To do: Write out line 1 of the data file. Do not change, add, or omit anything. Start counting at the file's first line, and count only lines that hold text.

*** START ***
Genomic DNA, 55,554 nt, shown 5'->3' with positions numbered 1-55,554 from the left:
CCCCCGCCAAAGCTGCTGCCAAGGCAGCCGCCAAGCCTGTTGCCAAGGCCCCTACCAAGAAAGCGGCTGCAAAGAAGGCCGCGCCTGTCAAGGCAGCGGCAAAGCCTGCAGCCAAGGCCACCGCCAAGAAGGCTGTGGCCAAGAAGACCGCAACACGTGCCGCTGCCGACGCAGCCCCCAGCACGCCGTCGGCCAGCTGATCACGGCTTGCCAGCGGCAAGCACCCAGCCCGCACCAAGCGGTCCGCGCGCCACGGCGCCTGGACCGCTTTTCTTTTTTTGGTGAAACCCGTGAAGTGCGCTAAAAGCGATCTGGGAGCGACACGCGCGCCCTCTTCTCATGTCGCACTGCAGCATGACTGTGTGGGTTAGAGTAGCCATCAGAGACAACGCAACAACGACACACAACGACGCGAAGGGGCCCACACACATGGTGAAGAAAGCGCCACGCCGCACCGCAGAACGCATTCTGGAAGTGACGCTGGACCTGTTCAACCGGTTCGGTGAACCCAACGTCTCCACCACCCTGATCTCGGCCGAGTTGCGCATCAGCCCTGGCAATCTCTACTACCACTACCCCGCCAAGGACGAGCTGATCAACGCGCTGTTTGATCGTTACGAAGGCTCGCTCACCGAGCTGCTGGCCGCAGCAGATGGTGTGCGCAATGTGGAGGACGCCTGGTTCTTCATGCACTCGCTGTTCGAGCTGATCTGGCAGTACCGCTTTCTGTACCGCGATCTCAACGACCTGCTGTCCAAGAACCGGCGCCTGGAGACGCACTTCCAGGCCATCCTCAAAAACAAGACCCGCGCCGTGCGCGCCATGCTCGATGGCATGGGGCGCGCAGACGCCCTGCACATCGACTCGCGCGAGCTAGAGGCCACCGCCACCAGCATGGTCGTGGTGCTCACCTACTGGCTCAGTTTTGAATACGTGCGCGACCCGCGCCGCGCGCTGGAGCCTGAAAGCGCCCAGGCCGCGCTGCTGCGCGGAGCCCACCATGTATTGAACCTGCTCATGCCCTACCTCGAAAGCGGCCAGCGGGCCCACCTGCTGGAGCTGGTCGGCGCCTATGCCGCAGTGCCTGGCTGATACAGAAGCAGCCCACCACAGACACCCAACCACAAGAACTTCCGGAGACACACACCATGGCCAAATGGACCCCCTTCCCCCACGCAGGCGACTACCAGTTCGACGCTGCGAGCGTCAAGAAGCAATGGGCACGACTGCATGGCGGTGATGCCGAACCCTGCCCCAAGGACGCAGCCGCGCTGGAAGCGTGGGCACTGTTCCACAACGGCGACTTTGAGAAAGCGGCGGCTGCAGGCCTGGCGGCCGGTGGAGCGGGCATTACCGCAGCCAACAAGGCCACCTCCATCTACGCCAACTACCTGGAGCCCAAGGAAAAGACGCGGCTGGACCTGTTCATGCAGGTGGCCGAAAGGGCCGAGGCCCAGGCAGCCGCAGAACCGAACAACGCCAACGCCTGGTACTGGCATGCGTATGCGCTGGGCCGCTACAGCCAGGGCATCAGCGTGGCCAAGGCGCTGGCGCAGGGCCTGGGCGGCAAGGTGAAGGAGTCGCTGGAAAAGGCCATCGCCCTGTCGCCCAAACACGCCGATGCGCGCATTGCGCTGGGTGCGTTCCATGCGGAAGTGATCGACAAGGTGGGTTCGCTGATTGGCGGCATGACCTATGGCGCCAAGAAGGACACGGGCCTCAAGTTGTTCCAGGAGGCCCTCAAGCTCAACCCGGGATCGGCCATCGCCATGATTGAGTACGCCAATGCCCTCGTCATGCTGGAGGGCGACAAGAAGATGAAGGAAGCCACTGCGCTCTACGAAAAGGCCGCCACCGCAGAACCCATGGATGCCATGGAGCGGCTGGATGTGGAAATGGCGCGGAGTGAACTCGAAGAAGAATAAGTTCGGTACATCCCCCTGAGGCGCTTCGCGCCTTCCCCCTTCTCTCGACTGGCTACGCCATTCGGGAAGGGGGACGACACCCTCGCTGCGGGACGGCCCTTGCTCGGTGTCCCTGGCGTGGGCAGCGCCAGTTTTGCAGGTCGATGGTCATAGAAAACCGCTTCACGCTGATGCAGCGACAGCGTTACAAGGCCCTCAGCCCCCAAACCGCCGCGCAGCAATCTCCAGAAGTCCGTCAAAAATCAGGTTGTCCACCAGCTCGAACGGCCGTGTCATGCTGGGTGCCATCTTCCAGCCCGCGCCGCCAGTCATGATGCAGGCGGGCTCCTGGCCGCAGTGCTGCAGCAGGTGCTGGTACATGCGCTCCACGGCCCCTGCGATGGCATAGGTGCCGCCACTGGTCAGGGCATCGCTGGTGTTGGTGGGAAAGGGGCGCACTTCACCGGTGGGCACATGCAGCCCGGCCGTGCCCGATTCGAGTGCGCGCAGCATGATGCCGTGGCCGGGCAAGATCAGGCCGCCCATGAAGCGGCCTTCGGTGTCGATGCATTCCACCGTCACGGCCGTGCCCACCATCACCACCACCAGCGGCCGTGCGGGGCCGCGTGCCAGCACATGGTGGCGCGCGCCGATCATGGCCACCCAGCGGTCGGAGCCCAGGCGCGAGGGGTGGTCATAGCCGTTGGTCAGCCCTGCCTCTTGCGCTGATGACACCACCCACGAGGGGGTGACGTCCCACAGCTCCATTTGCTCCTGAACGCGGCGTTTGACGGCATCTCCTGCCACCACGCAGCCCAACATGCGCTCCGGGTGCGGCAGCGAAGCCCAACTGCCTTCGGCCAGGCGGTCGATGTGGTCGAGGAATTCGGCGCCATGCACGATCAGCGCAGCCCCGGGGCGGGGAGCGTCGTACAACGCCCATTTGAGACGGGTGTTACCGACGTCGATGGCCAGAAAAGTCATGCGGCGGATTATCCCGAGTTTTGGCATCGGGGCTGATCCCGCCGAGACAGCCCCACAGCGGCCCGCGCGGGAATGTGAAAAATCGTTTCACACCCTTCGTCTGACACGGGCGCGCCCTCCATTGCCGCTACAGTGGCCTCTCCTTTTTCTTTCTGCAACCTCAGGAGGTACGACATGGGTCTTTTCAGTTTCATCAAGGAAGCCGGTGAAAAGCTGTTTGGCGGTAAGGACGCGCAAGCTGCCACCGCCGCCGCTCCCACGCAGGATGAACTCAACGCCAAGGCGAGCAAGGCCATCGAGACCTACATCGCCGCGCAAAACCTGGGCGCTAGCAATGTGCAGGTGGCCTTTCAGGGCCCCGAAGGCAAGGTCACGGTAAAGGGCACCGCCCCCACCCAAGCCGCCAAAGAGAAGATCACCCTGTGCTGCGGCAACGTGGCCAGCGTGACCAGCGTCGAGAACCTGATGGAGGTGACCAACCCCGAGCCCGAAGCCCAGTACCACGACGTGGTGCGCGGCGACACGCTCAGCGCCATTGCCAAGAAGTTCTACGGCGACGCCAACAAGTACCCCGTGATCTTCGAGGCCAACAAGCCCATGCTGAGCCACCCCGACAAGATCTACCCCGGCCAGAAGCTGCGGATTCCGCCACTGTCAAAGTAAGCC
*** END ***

Genomic DNA, 55,554 nt, shown 5'->3' with positions numbered 1-55,554 from the left: